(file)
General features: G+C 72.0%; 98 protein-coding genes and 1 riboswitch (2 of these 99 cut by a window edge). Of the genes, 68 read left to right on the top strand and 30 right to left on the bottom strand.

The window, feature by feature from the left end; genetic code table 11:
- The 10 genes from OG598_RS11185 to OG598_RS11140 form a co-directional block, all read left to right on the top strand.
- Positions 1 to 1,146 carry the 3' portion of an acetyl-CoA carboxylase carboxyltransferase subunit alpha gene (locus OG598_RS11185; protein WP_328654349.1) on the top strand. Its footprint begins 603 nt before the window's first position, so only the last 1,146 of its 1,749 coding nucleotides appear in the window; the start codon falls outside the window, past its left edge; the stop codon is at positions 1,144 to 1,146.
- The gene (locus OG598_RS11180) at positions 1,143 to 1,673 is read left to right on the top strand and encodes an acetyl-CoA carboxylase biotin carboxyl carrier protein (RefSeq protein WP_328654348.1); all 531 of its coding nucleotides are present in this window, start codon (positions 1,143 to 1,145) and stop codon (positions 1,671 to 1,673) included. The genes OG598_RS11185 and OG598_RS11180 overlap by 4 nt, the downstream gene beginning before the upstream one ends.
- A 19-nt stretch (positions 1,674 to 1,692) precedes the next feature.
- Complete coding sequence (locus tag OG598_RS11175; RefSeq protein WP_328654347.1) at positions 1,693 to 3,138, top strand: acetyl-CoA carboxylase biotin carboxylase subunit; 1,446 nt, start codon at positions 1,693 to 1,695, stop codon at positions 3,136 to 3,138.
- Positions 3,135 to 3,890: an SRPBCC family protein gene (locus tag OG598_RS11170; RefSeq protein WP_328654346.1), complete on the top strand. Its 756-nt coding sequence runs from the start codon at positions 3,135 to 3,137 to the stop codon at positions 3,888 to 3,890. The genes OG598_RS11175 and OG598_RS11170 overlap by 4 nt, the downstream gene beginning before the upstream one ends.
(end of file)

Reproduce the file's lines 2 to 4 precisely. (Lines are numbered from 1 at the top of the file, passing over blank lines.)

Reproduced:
The window, feature by feature from the left end; genetic code table 11:
- The 10 genes from OG598_RS11185 to OG598_RS11140 form a co-directional block, all read left to right on the top strand.
- Positions 1 to 1,146 carry the 3' portion of an acetyl-CoA carboxylase carboxyltransferase subunit alpha gene (locus OG598_RS11185; protein WP_328654349.1) on the top strand. Its footprint begins 603 nt before the window's first position, so only the last 1,146 of its 1,749 coding nucleotides appear in the window; the start codon falls outside the window, past its left edge; the stop codon is at positions 1,144 to 1,146.